If it's a small problem, we can manage. If it's big problem, modern health care can't help.. Hypothetically, just say I have cancer. I rather live naturally for the rest of life than subject myself to harmful therapy and eventually hospice. Hospice is like Hey this guy is suffering, let's shoot him down kinda thing. It's obvious very painful getting sick. It's not a justification for Euthanasia. They even have a hospice team in long term care home in Canada! I never want to get in long term care home. Its' a disgrace.

Yes, We still need emergency service like: viral/baterial infection, physical damage like if we get into an accident. surgery is very useful.

The Old Man
Posts: 442
Joined: Sat Jun 30, 2012 5:55 pm

Re: Going without Healthcare

Post by The Old Man »

ToFI wrote:
Fri Feb 14, 2020 8:07 am
The boy trusted the doctor because he trusted professional.
Yes, in the past I did as well. Now, I know otherwise.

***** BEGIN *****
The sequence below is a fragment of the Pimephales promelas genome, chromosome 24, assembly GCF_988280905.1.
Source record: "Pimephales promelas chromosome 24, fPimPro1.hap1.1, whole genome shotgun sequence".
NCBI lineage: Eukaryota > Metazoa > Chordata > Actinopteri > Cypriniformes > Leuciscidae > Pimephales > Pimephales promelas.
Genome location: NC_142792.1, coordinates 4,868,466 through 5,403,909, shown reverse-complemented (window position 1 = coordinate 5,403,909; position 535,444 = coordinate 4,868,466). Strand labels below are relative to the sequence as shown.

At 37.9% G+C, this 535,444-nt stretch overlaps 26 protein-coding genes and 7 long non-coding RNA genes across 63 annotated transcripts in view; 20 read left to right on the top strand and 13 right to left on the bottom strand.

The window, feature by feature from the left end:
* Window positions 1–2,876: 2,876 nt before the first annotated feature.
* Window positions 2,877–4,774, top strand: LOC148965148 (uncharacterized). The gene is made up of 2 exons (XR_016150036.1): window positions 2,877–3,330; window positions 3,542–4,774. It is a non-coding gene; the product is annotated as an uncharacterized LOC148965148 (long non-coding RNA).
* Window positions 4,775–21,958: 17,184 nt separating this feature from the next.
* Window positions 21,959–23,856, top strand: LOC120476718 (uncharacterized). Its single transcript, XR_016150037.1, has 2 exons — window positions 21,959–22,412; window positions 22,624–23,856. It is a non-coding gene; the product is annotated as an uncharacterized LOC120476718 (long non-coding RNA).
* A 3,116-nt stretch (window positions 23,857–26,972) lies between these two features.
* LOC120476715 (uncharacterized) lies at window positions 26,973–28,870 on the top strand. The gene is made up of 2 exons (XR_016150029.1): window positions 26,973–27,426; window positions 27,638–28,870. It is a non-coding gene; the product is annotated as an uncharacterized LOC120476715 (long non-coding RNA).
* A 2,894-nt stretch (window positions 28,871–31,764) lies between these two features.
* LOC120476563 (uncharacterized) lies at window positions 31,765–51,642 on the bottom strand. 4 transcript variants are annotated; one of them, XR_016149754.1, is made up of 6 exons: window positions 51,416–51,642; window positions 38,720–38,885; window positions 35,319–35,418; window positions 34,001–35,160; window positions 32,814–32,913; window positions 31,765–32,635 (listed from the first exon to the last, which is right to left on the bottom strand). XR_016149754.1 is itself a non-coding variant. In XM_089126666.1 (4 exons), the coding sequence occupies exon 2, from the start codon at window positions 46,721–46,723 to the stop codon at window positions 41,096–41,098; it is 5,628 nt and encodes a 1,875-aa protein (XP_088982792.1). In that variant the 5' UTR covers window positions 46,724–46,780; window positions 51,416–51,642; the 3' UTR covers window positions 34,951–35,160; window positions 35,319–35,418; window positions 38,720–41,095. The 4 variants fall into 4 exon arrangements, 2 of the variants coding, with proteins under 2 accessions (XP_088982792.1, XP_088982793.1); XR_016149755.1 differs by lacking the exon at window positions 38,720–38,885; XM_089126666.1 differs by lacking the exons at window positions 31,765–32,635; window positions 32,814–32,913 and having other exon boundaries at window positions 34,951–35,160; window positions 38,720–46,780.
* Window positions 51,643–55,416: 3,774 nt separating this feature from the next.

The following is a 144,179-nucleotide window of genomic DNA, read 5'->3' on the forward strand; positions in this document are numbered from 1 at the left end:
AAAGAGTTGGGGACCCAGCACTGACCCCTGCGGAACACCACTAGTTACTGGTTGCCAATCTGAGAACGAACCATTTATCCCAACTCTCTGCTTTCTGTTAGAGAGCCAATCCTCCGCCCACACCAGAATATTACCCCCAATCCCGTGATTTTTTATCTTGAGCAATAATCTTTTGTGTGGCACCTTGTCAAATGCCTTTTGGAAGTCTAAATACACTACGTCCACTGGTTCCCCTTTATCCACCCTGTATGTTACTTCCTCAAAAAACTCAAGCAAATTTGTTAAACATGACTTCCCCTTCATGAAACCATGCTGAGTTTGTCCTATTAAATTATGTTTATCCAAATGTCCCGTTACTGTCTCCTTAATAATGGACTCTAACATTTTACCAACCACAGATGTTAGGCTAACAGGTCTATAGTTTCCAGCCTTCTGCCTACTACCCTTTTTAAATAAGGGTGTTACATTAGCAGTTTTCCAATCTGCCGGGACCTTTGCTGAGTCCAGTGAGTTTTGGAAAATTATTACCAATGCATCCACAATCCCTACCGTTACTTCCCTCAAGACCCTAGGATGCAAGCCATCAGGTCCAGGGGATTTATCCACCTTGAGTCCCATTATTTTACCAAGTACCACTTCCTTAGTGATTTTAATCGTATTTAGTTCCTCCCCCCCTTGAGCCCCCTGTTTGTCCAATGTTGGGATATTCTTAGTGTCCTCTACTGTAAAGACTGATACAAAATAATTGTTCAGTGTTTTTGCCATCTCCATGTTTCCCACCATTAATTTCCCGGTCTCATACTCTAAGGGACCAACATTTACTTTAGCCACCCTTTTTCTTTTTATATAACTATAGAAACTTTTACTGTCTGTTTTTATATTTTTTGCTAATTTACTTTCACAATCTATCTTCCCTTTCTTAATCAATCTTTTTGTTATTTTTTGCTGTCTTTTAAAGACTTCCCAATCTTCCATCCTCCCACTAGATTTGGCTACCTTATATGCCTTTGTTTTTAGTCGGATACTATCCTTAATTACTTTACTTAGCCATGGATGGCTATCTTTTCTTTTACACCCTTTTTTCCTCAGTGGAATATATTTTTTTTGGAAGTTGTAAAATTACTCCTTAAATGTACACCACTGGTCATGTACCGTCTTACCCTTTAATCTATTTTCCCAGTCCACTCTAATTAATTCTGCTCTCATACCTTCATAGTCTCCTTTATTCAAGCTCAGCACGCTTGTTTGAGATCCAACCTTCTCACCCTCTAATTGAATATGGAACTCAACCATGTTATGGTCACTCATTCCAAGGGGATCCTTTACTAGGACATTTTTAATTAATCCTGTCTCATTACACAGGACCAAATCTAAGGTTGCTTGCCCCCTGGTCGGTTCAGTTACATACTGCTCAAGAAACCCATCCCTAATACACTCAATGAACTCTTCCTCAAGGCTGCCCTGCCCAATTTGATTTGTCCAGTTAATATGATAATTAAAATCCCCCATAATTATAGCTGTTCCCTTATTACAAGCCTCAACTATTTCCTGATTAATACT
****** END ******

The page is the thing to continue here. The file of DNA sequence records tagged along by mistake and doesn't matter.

I contracted a tropical illness when I was in Africa. Back in the USA I saw a doctor about my symptoms. Informed him of my African travels. The doctor incorrectly diagnosed me with cancer and conducted surgery. The surgery had complications and almost killed me. You have to think for yourself. At the time the Internet was in its infancy, but now I would be able to be far better informed and make a better diagnosis.

I just despise where I have to act as a doctor, just so I can make reasonable decisions for my medical care. If the Internet had been more developed at the time I would have been able to diagnose my difficulties and see an appropriate tropical disease doctor.